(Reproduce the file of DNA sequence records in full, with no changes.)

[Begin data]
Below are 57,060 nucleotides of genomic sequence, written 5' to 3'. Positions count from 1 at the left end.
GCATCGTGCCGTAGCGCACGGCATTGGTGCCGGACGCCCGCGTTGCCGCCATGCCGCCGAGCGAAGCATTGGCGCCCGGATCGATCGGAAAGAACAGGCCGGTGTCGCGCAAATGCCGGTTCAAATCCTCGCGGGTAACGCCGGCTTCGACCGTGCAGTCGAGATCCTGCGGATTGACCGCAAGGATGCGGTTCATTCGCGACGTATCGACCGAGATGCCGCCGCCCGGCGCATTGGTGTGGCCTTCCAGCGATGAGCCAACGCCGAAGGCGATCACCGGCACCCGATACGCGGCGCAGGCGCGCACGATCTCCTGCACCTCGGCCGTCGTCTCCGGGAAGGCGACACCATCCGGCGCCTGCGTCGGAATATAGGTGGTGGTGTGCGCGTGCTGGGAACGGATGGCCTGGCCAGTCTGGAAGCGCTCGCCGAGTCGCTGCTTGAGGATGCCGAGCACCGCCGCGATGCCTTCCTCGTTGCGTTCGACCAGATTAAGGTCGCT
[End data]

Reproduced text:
Below are 57,060 nucleotides of genomic sequence, written 5' to 3'. Positions count from 1 at the left end.
GCATCGTGCCGTAGCGCACGGCATTGGTGCCGGACGCCCGCGTTGCCGCCATGCCGCCGAGCGAAGCATTGGCGCCCGGATCGATCGGAAAGAACAGGCCGGTGTCGCGCAAATGCCGGTTCAAATCCTCGCGGGTAACGCCGGCTTCGACCGTGCAGTCGAGATCCTGCGGATTGACCGCAAGGATGCGGTTCATTCGCGACGTATCGACCGAGATGCCGCCGCCCGGCGCATTGGTGTGGCCTTCCAGCGATGAGCCAACGCCGAAGGCGATCACCGGCACCCGATACGCGGCGCAGGCGCGCACGATCTCCTGCACCTCGGCCGTCGTCTCCGGGAAGGCGACACCATCCGGCGCCTGCGTCGGAATATAGGTGGTGGTGTGCGCGTGCTGGGAACGGATGGCCTGGCCAGTCTGGAAGCGCTCGCCGAGTCGCTGCTTGAGGATGCCGAGCACCGCCGCGATGCCTTCCTCGTTGCGTTCGACCAGATTAAGGTCGCT